"I do not understand the things I do. I do not do what I want to do, and I do the things I hate."
The Apostle Paul, Romans 7:15
My name is Stephanie, and I am a disordered eater. You may think that calling myself a disordered eater is cruel and unfair. But I do not see the phrase as self-loathing or harsh. I believe, to quote Iyanla Vanzant, in "calling a thing a thing." To that end, I am calling myself out for using food as comfort and excess weight as protection from more trauma and pain. This has been my hardest and heaviest chain to carry. I have been chained to this distorted thinking for far too long and desperately want to break it.
At the outset, I must disclose that I am a Lifetime Member of Weight Watchers. When I first joined Weight Watchers 32 years ago, I had just graduated from college and was attending graduate school. I had never lived on my own and was motivated to eat properly. As a young single woman, my life was very simple and I found the program easy to follow. Over the years I returned to Weight Watchers while in law school and to lose post-baby weight. In between, I was able to maintain a healthy weight and lifestyle for extended periods.
However, in 2007, I returned to Weight Watchers weighing substantially more than I did when I delivered my first child. I was also deeply depressed, emotionally spent, and running on empty. At the time, I was in the middle of a divorce, searching for full-time employment, and parenting alone with no support. Despite these major life transitions, I managed to lose 80 pounds. People noticed, congratulated me on my weight loss, and proclaimed that I looked good. What they meant as encouragement left me feeling naked, vulnerable, and afraid. I found myself craving the anonymity that seems to come with carrying excess weight on my body. After losing 80 pounds, I was only 10 pounds away from my goal weight. At that point, I hit an internal roadblock that ultimately derailed my progress. Mentally I resisted going any further and started rolling backwards. I needed to identify the source of my mental roadblock and pull it out by the root so that I could finally lose those last 10 pounds.
Before I could determine why I was mentally stuck, medical symptoms that I had experienced only sporadically for 18 years returned and stayed worsening over the months that followed. My focus shifted to my physical health. As a result my weight gain went into overdrive. Once I was diagnosed with what are chronic medical conditions, I understood that losing weight and changing what I ate was critical to stabilizing my health. So I researched and identified an outstanding weight loss and wellness program that includes a social worker, dietitian, and sessions with a behaviorist. I even started working with a personal trainer to rebuild my stamina. My stamina improved but I lost very little weight.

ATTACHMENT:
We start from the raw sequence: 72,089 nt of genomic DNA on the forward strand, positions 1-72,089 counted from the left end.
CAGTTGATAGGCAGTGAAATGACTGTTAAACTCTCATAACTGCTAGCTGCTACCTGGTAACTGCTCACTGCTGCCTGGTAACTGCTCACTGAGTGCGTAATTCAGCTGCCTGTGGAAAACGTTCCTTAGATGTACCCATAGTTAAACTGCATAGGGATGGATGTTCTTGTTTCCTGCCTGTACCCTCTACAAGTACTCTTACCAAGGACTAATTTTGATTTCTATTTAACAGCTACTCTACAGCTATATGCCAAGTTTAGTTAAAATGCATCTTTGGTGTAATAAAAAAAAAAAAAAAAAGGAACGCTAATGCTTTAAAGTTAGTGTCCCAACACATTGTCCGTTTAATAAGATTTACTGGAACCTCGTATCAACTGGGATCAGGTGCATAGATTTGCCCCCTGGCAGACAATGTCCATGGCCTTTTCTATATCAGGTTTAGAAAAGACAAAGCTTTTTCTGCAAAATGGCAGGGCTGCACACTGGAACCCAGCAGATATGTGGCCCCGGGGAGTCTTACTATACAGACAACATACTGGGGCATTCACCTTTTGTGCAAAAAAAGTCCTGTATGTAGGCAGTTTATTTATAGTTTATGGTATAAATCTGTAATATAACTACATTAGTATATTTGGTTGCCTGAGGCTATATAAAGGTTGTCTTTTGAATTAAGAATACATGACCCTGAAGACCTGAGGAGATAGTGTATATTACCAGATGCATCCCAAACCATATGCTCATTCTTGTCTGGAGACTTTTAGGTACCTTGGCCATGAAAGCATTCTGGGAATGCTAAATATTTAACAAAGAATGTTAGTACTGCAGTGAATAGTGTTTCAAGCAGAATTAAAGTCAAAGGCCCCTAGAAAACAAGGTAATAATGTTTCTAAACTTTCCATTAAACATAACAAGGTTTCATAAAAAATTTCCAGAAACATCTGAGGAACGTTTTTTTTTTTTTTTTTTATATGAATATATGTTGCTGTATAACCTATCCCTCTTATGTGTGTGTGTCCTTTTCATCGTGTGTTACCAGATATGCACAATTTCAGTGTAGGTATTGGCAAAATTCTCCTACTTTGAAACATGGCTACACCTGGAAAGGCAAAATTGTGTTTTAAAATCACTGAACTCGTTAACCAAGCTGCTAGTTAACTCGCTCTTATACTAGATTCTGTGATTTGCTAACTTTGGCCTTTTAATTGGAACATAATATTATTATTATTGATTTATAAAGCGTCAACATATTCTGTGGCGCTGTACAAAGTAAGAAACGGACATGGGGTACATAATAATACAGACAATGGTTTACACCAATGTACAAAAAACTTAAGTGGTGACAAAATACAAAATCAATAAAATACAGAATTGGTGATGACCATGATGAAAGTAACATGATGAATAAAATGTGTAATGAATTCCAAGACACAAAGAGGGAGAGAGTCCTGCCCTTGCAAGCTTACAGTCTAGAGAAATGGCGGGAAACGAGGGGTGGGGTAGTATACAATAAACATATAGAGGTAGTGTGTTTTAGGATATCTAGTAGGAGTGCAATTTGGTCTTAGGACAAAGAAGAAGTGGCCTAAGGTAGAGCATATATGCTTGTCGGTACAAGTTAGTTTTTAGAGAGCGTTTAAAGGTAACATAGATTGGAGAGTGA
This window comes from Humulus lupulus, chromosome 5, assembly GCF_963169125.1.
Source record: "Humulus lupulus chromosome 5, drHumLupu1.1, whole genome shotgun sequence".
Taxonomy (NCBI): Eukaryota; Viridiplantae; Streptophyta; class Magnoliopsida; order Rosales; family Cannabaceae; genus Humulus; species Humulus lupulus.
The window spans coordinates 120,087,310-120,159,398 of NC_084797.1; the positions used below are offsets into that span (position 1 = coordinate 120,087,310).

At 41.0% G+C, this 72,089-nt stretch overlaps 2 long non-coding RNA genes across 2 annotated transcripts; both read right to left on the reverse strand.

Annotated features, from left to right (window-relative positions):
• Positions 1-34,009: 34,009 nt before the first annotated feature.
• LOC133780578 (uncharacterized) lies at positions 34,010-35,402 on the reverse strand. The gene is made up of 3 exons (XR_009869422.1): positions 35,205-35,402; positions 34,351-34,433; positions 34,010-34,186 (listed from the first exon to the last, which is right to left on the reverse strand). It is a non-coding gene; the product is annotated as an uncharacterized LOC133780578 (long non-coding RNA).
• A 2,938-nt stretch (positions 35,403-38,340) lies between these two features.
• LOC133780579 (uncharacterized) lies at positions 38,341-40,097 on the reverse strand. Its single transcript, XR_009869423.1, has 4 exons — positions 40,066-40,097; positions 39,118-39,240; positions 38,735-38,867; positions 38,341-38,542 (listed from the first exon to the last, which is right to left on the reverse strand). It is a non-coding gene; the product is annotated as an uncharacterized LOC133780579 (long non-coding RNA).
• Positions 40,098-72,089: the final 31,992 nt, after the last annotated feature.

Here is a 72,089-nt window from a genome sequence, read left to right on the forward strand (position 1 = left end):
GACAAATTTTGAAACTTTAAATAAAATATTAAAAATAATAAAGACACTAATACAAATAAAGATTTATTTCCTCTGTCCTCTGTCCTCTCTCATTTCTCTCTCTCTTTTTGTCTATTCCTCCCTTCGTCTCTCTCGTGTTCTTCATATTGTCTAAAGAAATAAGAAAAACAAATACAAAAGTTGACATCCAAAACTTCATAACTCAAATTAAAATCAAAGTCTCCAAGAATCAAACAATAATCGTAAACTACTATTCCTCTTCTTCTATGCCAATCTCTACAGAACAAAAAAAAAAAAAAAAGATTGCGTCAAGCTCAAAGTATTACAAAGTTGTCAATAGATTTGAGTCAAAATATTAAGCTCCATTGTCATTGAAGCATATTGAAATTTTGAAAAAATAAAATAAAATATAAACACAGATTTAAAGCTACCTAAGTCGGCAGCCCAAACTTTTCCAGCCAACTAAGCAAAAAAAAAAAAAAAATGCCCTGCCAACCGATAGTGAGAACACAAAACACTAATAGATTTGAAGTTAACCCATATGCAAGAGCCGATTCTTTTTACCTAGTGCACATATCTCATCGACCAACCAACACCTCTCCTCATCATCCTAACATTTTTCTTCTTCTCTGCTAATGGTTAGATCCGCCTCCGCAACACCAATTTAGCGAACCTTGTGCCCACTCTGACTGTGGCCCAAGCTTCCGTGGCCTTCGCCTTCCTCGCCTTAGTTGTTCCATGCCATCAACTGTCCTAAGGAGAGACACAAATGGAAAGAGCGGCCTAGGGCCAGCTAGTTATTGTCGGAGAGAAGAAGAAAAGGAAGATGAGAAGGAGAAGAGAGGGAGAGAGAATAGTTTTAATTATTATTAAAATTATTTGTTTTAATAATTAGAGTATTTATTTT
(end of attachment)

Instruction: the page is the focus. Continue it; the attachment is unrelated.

Despite all that I knew about losing weight and my health needs, I continued consuming food that was simply not good for me. For some reason, I could not tap into the same motivation that pushed me to lose weight in the past. Instead, I was caught in an internal tug of war between giving my body what it needs to be healthy and using food for comfort and excess weight as protection against the trauma that hung over my life. In this instance my desire to use food as comfort and excess weight as protection was stronger than my need to be physically, mentally, and emotionally healthy. Ultimately I decided to leave the carefully researched weight loss and wellness program. I spent several more months floundering and consuming sugar laden foods which put my total weight gain at a whopping 95 pounds.
About six months ago, I decided to return to my old Weight Watchers meeting. Even though I was still floundering I made the commitment to keep going back. Over the last several weeks I have uncovered some new truths. First, I am not the same person who joined Weight Watchers 32 years ago and returned over the years. Consequently, my approach to the program must change in recognition of who I am today. Essentially, I must let go of the beliefs about losing weight that no longer serve me. Second, I keep focusing on the how; meaning trying to reignite the motivation that I had successfully used in the past to jump start my weight loss. That motivation is dead. In reality I must focus on the why; why should I lose weight and eat food that nourishes me. Third, I must also reframe my thinking to consider the what, meaning what will happen for me if I lose weight. I will feel better and have less stress on my physical body. My mobility, stamina, quality of life, and health will improve, Most importantly I will be better equipped to be of service to others and fulfill my life purpose. Within the context of why and what it becomes less about food and weight loss and more about my purpose and core values. I will not be chained to the pain of my past and doing that which I hate. I will be free to live and finally strong enough to walk, run, and dance unencumbered into my destiny.
Stephanie Mitchell Hughes
If you're struggling with an eating disorder, call the National Eating Disorder Association hotline at 1-800-931-2237.